So did you do more for your fitness this year or was it similar to last year?Christina:
I think I was better about training in the winter, doing indoor cycling at TAG and doing a bit of Meadow Park gym stuff, so I think I came into the season stronger. But as the season goes on, you break down a little bit - you’re not going to the gym, you're not going to indoor classes, you're just riding. I also had a trip to France earlier this year and did the Trans BC in the month of July, so I just some big days on the bike to get me prepared.
Tell me about the trip to France that you did. What was that for?Christina:
That was crazy. On a whim, I applied with WORCA, the local cycling association for this trip to France to go to Les 2 Alpes and participate in the Mountain of Hell race. It was something I probably would have never actually signed myself up for, but something I've always wanted to do and so just to be given that opportunity totally out of nowhere, I couldn't say no. So I went to the race with the Whistler Delegation which was awesome, because we had the Mayor there, the President of the Chamber of Commerce, president of WORCA, and more. And some of us did the actual Mountain of Hell race which was probably the craziest thing I've ever done on a bike - a mass start with 700 plus people and yeah, on top of a glacier, so after you do that, it's a 46 minute downhill for me, Top of the World seems quite achievable for me. It's like okay, 26 minutes, I can do this, this is cool. I actually did well. I got second there against a local French lady, Ripper, so it was definitely a good feeling.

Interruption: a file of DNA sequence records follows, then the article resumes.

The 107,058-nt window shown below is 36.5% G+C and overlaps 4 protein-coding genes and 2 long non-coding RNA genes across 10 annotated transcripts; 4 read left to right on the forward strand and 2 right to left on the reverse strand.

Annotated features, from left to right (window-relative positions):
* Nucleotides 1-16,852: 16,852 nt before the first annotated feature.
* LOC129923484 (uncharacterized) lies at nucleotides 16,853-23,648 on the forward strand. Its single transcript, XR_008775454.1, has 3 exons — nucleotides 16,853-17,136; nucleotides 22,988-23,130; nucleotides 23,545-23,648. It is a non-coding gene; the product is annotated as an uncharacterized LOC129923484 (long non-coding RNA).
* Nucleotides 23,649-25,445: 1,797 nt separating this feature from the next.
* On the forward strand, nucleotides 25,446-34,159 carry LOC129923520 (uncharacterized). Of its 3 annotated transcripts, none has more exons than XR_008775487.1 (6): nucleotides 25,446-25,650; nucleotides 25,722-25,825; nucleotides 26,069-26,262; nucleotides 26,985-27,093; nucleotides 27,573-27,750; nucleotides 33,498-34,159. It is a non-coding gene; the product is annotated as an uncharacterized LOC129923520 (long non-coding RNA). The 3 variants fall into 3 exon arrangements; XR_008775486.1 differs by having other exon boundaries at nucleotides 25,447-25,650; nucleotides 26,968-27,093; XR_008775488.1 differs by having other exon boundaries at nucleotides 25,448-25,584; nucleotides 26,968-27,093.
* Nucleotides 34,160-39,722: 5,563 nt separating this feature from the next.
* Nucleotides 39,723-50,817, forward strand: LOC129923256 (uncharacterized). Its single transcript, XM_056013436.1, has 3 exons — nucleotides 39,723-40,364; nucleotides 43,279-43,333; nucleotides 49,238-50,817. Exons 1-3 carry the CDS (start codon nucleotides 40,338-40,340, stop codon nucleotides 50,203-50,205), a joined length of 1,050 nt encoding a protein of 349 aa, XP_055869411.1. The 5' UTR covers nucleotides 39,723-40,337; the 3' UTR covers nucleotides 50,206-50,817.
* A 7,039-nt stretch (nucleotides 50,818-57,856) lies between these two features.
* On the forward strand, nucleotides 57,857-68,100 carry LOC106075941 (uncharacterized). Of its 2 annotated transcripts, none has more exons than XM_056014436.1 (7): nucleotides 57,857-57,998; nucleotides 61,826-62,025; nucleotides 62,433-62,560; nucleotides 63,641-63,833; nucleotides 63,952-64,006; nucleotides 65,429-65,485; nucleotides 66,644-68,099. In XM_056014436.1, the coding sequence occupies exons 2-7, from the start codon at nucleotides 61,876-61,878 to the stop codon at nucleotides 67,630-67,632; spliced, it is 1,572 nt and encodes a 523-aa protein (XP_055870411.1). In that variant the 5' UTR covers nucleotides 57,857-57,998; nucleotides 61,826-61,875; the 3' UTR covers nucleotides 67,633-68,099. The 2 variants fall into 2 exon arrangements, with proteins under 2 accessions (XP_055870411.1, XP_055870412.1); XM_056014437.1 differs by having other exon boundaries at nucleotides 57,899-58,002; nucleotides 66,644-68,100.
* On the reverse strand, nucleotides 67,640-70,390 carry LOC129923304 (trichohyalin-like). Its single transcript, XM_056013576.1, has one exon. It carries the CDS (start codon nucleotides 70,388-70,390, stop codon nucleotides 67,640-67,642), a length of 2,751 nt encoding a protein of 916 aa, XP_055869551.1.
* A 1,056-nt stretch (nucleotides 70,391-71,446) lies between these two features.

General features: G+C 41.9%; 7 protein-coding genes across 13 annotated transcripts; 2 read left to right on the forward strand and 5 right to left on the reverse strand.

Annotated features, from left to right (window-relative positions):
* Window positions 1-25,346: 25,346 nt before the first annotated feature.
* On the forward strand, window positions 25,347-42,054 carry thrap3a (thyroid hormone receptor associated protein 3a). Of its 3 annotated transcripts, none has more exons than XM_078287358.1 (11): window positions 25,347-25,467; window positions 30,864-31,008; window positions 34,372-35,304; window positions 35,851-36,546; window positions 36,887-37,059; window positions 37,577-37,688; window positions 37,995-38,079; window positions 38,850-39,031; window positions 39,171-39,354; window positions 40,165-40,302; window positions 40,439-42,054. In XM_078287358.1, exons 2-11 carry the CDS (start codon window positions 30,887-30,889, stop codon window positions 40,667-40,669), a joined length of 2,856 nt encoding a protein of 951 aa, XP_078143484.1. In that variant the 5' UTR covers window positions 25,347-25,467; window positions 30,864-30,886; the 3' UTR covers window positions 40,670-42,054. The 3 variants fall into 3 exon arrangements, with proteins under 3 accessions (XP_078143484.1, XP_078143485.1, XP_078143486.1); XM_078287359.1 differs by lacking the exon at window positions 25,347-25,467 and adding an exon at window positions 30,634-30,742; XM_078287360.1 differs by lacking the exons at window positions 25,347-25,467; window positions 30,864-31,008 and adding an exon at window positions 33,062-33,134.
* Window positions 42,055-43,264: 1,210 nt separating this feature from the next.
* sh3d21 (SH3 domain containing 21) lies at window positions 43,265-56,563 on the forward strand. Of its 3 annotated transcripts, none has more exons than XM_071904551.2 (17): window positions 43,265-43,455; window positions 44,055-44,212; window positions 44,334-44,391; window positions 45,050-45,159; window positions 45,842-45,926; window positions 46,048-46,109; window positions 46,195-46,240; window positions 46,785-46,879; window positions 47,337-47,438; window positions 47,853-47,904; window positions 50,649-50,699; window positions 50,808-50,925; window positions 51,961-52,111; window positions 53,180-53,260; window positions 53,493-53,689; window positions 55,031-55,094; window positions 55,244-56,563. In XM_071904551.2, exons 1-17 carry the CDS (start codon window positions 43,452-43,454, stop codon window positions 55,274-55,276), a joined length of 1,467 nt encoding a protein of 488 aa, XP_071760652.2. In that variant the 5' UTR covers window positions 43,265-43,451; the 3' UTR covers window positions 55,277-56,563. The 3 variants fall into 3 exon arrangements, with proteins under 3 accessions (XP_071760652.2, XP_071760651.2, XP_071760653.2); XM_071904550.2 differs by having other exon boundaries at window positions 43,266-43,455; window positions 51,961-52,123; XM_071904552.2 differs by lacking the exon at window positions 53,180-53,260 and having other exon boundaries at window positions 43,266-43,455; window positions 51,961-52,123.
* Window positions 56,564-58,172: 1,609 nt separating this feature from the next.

Was it an alliance between Whistler and France? Christina:
Yeah, so the Les 2 Alpes invited Whistler over to share ideas and see how we as Whistler survive as a year-round resort. So it's kind of a sister city slash sister resort kind of friendship now. Nobody's signed any contracts or anything like that, but we're going to be best friends forever. It was really cool to go over there, learn how they do things, how they succeed. They've hosted Crankworx in the past, so they're obviously really knowledgeable in skiing and mountain biking, but I think they learned a lot from us, as well, and just kind of seeing how we crush it as a year-round resort in Whistler.